Turkey’s culture is unique by itself despite sharing a few common traditions from other cultures. Their wedding ceremonies are not identical to those in other cultures from different countries, but they are ultimately definitely Turkish in many regards.
The Turkish Wedding Customs
The urban areas in Turkey have witnessed different customs and traditions in recent years. In the rural areas though, the older traditions still persist where the couple would take three days to get ready for all the different ceremonies which are always held at the groom’s house. They have to pay for everything.
The First Day
The first day of the Turkish wedding beholds unfurling their national flag at the center of the village to commence the ceremonies from the homes of both the bride and groom.
The Turkish Henna Night
The Kina Gecesi is a ceremony that occurs between the bride’s relatives and friends on the night before the wedding ceremony where the henna is applied to the hands of each member present to signify they’ve attended the gathering of a celebration.
During this ceremony, songs such as ‘Yuksek yuksek Tepelere’, or ‘High Mountain Tops’, are sung that mention the bride missing her mother, her father, and the village to describe her grieving. By the end of the same night, the bride has to don a long heirloom dress made of velvet called Bindalli dress that is rich with intricate gold patterns and has her friends for a company to celebrate her singleness.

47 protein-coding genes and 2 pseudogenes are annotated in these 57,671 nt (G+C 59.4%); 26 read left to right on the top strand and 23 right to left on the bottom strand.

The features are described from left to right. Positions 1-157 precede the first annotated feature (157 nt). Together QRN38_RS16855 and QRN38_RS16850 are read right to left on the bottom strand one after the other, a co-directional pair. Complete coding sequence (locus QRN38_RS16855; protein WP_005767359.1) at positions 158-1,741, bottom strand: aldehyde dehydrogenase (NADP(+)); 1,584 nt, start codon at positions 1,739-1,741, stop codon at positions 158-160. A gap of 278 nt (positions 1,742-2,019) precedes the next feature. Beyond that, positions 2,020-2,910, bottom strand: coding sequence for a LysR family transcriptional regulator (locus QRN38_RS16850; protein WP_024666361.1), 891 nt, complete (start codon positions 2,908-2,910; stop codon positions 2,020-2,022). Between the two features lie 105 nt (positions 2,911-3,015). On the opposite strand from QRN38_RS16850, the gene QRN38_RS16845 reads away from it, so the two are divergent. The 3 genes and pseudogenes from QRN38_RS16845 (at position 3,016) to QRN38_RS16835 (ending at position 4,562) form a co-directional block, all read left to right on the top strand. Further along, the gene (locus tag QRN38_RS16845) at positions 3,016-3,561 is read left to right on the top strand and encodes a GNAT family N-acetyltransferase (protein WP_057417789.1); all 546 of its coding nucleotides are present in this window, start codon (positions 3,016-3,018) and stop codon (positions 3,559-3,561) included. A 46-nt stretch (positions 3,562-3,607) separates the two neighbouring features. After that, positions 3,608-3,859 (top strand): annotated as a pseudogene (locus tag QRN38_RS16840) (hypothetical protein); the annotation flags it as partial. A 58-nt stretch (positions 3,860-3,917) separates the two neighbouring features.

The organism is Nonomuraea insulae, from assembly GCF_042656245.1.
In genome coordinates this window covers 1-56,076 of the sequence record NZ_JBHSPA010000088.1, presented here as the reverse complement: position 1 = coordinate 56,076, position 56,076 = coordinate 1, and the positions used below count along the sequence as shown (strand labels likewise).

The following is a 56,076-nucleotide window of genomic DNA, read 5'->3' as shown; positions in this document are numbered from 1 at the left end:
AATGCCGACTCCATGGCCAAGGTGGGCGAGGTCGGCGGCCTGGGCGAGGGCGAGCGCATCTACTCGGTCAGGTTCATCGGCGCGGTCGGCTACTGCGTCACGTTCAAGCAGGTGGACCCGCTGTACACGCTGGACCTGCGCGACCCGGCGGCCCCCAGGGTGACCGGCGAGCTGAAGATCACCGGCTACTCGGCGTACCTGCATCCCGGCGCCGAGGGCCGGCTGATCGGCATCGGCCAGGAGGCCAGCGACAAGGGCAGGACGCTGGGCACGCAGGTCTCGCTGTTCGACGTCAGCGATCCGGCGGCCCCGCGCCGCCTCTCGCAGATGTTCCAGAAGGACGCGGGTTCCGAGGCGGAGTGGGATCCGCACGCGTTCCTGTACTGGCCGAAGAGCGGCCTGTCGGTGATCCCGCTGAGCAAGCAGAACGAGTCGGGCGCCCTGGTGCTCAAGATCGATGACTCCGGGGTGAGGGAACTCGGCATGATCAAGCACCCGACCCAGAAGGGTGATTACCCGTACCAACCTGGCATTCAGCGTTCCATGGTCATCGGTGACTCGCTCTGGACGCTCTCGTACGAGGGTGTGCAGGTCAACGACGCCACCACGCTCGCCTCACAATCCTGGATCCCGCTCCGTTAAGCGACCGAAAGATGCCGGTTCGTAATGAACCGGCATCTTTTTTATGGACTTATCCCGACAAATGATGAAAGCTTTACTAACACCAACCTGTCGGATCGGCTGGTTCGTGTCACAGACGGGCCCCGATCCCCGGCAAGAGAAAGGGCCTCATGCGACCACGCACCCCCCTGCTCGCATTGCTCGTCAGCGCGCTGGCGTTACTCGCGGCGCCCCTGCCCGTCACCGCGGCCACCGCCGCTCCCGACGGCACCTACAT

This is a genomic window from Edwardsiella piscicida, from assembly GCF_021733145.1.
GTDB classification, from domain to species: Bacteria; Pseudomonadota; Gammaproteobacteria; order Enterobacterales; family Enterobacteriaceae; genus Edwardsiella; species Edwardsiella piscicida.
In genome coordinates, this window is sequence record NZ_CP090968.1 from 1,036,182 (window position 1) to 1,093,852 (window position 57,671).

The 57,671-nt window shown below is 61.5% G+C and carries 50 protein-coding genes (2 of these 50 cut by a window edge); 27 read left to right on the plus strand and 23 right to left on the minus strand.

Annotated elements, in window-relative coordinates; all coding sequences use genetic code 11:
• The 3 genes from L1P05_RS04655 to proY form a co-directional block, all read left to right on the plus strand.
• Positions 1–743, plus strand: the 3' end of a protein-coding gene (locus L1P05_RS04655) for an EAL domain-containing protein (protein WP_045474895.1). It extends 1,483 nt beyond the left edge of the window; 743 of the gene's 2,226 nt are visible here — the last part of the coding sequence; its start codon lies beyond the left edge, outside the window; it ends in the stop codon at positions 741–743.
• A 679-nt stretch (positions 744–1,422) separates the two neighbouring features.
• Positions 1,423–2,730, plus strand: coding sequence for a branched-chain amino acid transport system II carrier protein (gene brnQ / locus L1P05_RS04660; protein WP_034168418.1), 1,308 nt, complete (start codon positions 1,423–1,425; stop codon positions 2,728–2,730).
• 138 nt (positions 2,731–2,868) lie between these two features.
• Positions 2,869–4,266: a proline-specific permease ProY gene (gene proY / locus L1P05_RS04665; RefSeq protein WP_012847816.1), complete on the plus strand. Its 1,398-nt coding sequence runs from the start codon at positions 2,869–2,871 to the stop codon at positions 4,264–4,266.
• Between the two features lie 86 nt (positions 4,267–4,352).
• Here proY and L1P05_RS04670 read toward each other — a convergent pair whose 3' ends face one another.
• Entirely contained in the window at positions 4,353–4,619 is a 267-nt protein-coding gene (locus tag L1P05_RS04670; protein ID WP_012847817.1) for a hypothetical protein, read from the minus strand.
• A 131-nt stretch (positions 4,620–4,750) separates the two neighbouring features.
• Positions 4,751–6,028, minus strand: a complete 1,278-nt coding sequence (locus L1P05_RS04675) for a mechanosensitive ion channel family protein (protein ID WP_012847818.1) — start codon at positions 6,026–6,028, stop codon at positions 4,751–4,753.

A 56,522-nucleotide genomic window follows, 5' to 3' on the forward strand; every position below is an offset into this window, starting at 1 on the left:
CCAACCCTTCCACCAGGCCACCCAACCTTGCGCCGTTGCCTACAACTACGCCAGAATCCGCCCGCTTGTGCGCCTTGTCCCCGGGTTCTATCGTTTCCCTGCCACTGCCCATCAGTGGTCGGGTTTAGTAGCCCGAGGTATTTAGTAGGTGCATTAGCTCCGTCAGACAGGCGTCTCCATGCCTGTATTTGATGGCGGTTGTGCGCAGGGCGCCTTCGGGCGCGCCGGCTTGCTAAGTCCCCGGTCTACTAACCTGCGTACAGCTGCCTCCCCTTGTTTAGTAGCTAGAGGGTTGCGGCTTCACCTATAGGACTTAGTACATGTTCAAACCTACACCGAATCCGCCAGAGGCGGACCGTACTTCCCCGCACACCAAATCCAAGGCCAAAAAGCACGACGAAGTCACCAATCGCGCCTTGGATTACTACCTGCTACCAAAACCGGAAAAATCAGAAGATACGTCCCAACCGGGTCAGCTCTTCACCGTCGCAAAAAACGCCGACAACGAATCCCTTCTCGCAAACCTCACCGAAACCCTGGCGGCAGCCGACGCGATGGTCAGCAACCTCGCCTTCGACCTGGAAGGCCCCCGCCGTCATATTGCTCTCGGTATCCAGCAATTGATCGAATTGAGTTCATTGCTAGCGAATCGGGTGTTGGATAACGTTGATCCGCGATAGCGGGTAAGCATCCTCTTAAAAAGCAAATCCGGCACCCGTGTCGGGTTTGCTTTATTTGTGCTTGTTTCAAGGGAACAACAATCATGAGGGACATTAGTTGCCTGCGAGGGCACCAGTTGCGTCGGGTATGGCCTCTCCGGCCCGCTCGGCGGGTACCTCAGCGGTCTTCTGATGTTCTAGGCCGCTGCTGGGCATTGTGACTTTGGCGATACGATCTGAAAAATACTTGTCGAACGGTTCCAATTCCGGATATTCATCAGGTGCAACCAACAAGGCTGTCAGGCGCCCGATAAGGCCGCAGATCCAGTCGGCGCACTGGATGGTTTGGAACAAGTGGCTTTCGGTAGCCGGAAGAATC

Turkish Wedding Day
On the day of the wedding, the third day sees the bride being fetched for ‘Gelin Alma’ which moves on foot (if the distance is too long, then she’s carried in a car) to the groom’s house with great musical celebration.
The wedding day also sees the ’Bekaret kuşağı’ or ‘maidenhood belt’ ceremony where the bride’s waist is tied with a red ribbon by a brother and the groom’s brother is supposed to guard the door until he is paid by the groom’s family for the bribing ceremony respectively.
Upon reaching the Groom’s house, the bride gets gifted a present by the groom’s mother, and then after freshening up the evening proceeds with the remaining ceremony. The consummation of alcohol is avoided in ceremonies for religious reasons and the groom’s family is usually expected to pay for the whole ordeal.